Handwriting is complex process with lots of different variables that can impact how it looks. When a parent is looking for clues as to why a child’s handwriting may be sloppy, one of the most underestimated and overlooked areas is the child’s seated posture.
What exactly is seated posture?
Seated posture is how the child is sitting in their chair during class time. The key to observing seated posture is to get the whole story, not just a snapshot. For example, most students are able to sit upright with good form for a brief time, but the problem often lies in seated posture endurance.
Children with decreased core and back strength often struggle with maintaining an upright seated posture for longer periods of time, such as the time it takes to listen to a lesson and then complete written work at their desk. Without adequate core and back strength, children must compensate for it somehow and oftentimes one of the following “red flag” behaviors result:
The child cannot sit still- It actually takes more core and back strength to sit still than to move or fidget, so some children need to move in order to give their muscles a break. Consequently, the result is a restless, fidgety child who is always moving around their chair and desk area. This behavior then causes a host of other problems including poor handwriting, decreased attention, and potential disciplinary issues.
The child uses his hand or desk for postural support- Children who frequently rest their heads on their hands or desks most likely have weak core and back strength. It is too difficult for them to keep their upper body upright for long periods so they lighten the load by resting their head or arms on their desk. This poor posture affects handwriting, attention span, and conveys a message to the teacher that the child is bored on uninterested.
The child uses poor postural ergonomics – A child with decreased core and back muscles has to find different ways to sustain seated postures for long periods of time, so many children will get “creative” with their postures. Frequently, these “creative” postures are terrible for the child’s body ergonomics and as a result the child may have muscle/joint pain, poor circulation, and be at an increased risk of injury. A bad posture can even lead to issues like kyphosis; an excessive forward curve of the spine. Such issues must be addressed, but a positive posture can prevent this from happening in the first place.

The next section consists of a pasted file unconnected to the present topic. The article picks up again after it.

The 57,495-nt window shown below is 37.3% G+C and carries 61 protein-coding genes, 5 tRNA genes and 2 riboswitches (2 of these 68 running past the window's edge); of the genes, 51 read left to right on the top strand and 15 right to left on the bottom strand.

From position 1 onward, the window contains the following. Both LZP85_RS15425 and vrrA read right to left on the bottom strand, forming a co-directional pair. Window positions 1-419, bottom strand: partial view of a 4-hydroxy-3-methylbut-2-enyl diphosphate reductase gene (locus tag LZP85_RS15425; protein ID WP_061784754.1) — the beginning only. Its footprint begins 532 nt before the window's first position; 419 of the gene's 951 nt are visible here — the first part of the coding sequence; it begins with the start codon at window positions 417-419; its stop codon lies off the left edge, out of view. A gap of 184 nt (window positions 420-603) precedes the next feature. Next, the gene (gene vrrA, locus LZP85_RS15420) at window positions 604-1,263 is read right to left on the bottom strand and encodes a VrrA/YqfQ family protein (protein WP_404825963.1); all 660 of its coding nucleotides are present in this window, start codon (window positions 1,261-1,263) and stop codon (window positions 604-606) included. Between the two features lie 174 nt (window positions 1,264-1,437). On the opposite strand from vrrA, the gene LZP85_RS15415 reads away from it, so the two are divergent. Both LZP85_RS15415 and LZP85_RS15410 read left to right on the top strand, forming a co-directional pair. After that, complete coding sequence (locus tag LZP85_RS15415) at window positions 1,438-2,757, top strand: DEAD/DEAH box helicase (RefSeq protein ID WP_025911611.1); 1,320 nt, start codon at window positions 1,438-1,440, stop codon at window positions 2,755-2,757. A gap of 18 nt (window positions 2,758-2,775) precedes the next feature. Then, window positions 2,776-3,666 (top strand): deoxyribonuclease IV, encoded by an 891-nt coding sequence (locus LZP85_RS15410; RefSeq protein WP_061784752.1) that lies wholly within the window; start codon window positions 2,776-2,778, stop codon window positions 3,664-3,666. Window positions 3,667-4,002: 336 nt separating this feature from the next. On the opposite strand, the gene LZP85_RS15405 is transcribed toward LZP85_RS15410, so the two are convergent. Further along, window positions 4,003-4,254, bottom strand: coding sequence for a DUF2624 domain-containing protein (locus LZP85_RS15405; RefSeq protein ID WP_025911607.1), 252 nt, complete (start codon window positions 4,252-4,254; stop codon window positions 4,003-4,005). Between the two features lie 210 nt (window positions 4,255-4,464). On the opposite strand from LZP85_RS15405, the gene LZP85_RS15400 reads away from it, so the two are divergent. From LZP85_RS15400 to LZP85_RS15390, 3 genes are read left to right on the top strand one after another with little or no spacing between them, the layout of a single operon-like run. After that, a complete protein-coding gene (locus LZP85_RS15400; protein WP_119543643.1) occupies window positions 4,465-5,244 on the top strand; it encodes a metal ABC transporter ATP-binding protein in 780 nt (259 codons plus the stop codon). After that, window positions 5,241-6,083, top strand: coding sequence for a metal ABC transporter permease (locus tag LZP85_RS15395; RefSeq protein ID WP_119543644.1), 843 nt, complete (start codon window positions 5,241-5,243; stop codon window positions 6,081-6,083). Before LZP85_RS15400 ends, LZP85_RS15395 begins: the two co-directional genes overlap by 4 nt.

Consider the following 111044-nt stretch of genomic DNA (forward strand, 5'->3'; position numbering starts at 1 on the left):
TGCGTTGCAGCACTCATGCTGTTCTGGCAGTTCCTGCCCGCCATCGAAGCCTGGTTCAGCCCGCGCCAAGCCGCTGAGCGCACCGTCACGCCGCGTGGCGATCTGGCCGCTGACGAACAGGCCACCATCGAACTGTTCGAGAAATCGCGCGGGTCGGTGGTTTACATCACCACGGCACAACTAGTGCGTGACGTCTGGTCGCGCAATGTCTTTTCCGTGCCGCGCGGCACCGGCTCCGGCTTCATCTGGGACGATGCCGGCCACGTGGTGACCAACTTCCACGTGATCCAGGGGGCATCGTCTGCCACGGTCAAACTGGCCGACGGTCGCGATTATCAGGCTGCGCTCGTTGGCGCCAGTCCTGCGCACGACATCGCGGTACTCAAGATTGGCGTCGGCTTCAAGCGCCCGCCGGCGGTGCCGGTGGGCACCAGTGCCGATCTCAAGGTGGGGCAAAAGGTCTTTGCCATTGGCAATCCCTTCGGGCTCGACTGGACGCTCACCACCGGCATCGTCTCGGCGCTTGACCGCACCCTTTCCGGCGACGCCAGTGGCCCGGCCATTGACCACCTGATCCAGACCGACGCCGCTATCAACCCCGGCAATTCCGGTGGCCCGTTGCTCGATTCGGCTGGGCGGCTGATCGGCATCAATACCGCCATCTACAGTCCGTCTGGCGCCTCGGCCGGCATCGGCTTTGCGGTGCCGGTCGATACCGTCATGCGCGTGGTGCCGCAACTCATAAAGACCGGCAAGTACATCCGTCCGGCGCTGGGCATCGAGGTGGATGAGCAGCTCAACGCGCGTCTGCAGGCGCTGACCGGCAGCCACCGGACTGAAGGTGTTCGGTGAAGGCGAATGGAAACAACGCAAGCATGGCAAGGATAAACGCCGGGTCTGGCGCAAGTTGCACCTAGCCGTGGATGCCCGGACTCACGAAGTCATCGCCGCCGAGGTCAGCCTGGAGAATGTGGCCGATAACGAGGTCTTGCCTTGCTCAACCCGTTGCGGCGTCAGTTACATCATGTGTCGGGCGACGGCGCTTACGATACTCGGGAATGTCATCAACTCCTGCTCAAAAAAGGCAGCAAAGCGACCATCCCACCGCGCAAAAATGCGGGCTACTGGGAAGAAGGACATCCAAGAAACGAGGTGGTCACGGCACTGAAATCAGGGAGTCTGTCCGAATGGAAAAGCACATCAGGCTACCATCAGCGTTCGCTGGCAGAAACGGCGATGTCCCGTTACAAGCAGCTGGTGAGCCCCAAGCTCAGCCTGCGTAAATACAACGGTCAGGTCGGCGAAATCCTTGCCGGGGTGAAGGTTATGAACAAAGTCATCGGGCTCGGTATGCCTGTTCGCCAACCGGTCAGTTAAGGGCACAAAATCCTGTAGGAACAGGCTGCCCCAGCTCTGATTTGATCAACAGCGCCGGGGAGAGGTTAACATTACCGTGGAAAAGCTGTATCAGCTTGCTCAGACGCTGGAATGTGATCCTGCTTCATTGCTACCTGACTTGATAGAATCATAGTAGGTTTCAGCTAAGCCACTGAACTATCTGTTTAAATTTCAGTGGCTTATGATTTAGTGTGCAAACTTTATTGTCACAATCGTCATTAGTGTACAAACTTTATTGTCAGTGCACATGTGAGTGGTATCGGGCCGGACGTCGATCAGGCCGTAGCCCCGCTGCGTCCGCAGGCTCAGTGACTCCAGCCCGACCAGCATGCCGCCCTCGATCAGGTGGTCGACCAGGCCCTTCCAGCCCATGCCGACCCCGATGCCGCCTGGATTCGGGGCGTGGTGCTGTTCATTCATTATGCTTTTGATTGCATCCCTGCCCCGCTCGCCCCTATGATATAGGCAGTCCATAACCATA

Ideal Posture for Writing
Ideally, your child should be sitting with both feet on the floor (not dangling from a chair that is too high), with knees bent at 90 degrees, hips bent at 90 degrees, an upright back with their shoulders back, and their hands resting on the desk. The paper should be slightly angled on the desk to account for an ideal wrist position when writing. Obviously this posture isn’t going to happen for anyone ALL of the time, but this posture gets your child in the best possible position for handwriting.
How to Help Posture
Ultimately, it is no secret that the chair your child is sitting in could be having an impact on their posture. With this in mind, you should always invest in good office chairs for your home so that your child can practice their handwriting skills comfortably. Plus, buying a well-designed office chair can even help your own posture! That is not all though. The good news for both parents and kids here is that ACTIVE PLAY leads to better posture! So yes, get out there with your child and PLAY! Do things that will really engage your child’s core and back muscles (which is almost all movements), and do it often! You both will feel better and it will lead to big accomplishments in the classroom too! Try active things to do like Run, jump, climb, swim, dance, skip, sports, roller skate, and bike! Enjoy! It is important to address posture issues from a young age as it could lead to problems later in life where they will have to seek neck pain chiropractic treatment for one example to reverse the effects of bad posture.
Lyn Armstrong says
What a great article!!! Such helpful information for teachers and parents. This posture is important at home for doing homework and even eating! Sitting on a bar stooll at the kitchen cabinet is less than ideal for homework writing! Also, When a child supports their head with a hand, watch for where the hand is placed. Students who have visual teaming issues often cover one eye to keep from seeing double or blurry.
Amy Smith says
Great addition to the article Lyn! I appreciate the feedback and insight!
Kristina Hedberg Karlberg says
Most postures that are poor at school ,comes of active baby reflexes that are still active – although they shouldnt. There are special rhythmic movements that need to be worked on at the floor, on stomach, at back or in knees and hands, before anything can really happen to strengthe the head, neck, back so they can hold the child in upright position. See more at : http://www.blombergrmt.com/rhytmic-movement-training/
Amy Smith says
I agree that reflexes can come into play with posturing, but I would argue that decreased core strength and endurance has a large part to do with it as well
Why not stand up desks and when tried of standing it folds down to sit down desk?
Amy Smith says
I love that idea! The only problem most schools face is budgets and its not always possible, but I think it would definitely benefit so many kids. Thanks for your thoughts!